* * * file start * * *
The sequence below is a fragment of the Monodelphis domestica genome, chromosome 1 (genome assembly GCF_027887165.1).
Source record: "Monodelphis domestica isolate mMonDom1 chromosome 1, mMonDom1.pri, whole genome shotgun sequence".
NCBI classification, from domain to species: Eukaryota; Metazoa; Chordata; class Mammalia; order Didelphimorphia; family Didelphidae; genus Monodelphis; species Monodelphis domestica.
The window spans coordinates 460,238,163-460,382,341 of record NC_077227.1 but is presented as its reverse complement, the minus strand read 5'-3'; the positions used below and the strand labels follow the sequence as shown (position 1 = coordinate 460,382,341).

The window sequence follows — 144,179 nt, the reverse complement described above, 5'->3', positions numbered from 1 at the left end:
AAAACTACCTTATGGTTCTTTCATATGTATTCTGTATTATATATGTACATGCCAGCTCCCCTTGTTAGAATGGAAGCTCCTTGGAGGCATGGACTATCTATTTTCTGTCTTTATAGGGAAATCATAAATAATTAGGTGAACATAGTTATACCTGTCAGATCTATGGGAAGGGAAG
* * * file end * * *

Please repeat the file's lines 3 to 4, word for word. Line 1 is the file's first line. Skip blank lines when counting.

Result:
NCBI classification, from domain to species: Eukaryota; Metazoa; Chordata; class Mammalia; order Didelphimorphia; family Didelphidae; genus Monodelphis; species Monodelphis domestica.
The window spans coordinates 460,238,163-460,382,341 of record NC_077227.1 but is presented as its reverse complement, the minus strand read 5'-3'; the positions used below and the strand labels follow the sequence as shown (position 1 = coordinate 460,382,341).